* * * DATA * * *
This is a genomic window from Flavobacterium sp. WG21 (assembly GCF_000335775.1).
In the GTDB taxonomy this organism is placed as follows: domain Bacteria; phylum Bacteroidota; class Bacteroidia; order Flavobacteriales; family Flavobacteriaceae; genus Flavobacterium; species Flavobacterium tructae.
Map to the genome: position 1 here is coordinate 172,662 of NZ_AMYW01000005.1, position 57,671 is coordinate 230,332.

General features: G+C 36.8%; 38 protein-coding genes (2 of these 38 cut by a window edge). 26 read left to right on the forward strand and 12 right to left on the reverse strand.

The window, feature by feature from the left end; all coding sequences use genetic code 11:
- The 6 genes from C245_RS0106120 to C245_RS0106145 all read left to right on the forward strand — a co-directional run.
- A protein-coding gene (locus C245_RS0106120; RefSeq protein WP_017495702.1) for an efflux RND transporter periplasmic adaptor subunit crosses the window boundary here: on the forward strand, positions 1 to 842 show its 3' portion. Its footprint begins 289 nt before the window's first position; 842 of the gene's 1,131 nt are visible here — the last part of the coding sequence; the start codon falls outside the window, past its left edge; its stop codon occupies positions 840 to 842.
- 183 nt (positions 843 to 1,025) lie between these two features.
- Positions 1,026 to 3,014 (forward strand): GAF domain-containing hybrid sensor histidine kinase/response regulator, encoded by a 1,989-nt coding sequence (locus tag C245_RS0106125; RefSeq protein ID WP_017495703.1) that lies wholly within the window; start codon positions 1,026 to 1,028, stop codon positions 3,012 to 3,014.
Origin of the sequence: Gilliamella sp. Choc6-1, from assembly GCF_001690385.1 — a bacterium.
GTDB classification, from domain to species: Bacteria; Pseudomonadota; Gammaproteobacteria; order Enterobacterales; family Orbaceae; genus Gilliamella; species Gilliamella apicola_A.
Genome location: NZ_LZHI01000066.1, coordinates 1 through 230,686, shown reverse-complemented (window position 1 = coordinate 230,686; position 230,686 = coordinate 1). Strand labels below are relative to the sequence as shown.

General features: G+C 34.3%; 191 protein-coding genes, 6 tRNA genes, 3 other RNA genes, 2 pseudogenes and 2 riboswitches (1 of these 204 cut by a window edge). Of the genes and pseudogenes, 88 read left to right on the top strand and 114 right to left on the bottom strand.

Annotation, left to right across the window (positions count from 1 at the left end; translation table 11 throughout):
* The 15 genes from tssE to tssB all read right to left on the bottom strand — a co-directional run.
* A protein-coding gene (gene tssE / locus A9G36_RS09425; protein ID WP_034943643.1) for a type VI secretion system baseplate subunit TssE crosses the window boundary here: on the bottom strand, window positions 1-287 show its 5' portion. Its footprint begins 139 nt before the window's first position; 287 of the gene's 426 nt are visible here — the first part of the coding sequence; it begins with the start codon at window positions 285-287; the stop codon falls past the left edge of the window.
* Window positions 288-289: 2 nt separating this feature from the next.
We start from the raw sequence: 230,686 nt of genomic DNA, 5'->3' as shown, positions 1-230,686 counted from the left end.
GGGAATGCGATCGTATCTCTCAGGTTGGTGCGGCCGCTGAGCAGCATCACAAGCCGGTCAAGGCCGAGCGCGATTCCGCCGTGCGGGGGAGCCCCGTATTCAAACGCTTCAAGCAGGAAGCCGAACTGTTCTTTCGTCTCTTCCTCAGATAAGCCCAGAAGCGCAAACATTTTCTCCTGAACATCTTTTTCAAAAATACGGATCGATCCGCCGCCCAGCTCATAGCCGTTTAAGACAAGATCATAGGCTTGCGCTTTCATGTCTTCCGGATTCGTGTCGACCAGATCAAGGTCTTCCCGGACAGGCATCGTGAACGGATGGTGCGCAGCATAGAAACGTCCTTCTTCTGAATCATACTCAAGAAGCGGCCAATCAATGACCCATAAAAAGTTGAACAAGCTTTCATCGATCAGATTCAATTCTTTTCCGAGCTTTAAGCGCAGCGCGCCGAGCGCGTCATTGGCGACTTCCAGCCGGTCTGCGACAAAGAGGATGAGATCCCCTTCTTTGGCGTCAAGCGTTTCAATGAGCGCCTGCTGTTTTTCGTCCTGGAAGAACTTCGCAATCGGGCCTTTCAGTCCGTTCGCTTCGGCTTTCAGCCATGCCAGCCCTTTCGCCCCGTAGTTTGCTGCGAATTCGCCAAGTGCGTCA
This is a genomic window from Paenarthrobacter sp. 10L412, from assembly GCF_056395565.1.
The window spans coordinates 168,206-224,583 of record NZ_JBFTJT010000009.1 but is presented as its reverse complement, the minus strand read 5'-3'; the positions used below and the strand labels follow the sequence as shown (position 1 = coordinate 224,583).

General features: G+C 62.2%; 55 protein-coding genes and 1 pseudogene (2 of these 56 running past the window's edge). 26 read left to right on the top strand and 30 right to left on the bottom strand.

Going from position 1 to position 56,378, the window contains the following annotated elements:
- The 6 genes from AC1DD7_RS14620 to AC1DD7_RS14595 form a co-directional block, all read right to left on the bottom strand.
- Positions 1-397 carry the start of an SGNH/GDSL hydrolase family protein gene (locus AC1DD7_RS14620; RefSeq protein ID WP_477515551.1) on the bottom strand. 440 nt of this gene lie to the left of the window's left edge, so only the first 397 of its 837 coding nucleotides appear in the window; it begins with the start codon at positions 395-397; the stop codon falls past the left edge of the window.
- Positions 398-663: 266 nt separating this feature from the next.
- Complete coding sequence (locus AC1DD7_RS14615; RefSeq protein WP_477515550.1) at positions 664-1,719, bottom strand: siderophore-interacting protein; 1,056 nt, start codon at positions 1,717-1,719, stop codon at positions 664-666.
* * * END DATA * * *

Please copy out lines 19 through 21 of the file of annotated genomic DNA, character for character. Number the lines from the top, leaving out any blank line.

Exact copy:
GGGAATGCGATCGTATCTCTCAGGTTGGTGCGGCCGCTGAGCAGCATCACAAGCCGGTCAAGGCCGAGCGCGATTCCGCCGTGCGGGGGAGCCCCGTATTCAAACGCTTCAAGCAGGAAGCCGAACTGTTCTTTCGTCTCTTCCTCAGATAAGCCCAGAAGCGCAAACATTTTCTCCTGAACATCTTTTTCAAAAATACGGATCGATCCGCCGCCCAGCTCATAGCCGTTTAAGACAAGATCATAGGCTTGCGCTTTCATGTCTTCCGGATTCGTGTCGACCAGATCAAGGTCTTCCCGGACAGGCATCGTGAACGGATGGTGCGCAGCATAGAAACGTCCTTCTTCTGAATCATACTCAAGAAGCGGCCAATCAATGACCCATAAAAAGTTGAACAAGCTTTCATCGATCAGATTCAATTCTTTTCCGAGCTTTAAGCGCAGCGCGCCGAGCGCGTCATTGGCGACTTCCAGCCGGTCTGCGACAAAGAGGATGAGATCCCCTTCTTTGGCGTCAAGCGTTTCAATGAGCGCCTGCTGTTTTTCGTCCTGGAAGAACTTCGCAATCGGGCCTTTCAGTCCGTTCGCTTCGGCTTTCAGCCATGCCAGCCCTTTCGCCCCGTAGTTTGCTGCGAATTCGCCAAGTGCGTCA
This is a genomic window from Paenarthrobacter sp. 10L412, from assembly GCF_056395565.1.
The window spans coordinates 168,206-224,583 of record NZ_JBFTJT010000009.1 but is presented as its reverse complement, the minus strand read 5'-3'; the positions used below and the strand labels follow the sequence as shown (position 1 = coordinate 224,583).